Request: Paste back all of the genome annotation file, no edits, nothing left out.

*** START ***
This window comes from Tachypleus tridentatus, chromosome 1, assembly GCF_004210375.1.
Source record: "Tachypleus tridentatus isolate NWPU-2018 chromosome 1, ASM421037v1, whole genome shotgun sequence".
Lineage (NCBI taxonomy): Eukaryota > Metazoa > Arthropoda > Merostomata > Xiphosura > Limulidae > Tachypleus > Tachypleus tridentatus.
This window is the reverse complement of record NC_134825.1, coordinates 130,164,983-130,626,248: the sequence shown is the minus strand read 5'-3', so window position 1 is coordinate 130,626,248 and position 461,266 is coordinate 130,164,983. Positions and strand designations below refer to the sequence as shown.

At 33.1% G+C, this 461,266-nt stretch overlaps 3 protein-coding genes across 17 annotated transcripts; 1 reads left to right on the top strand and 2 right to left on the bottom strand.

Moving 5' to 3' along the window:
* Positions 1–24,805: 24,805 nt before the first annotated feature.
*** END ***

This window comes from Tachypleus tridentatus, chromosome 1, assembly GCF_004210375.1.
Source record: "Tachypleus tridentatus isolate NWPU-2018 chromosome 1, ASM421037v1, whole genome shotgun sequence".
Lineage (NCBI taxonomy): Eukaryota > Metazoa > Arthropoda > Merostomata > Xiphosura > Limulidae > Tachypleus > Tachypleus tridentatus.
This window is the reverse complement of record NC_134825.1, coordinates 130,164,983-130,626,248: the sequence shown is the minus strand read 5'-3', so window position 1 is coordinate 130,626,248 and position 461,266 is coordinate 130,164,983. Positions and strand designations below refer to the sequence as shown.

At 33.1% G+C, this 461,266-nt stretch overlaps 3 protein-coding genes across 17 annotated transcripts; 1 reads left to right on the top strand and 2 right to left on the bottom strand.

Moving 5' to 3' along the window:
* Positions 1–24,805: 24,805 nt before the first annotated feature.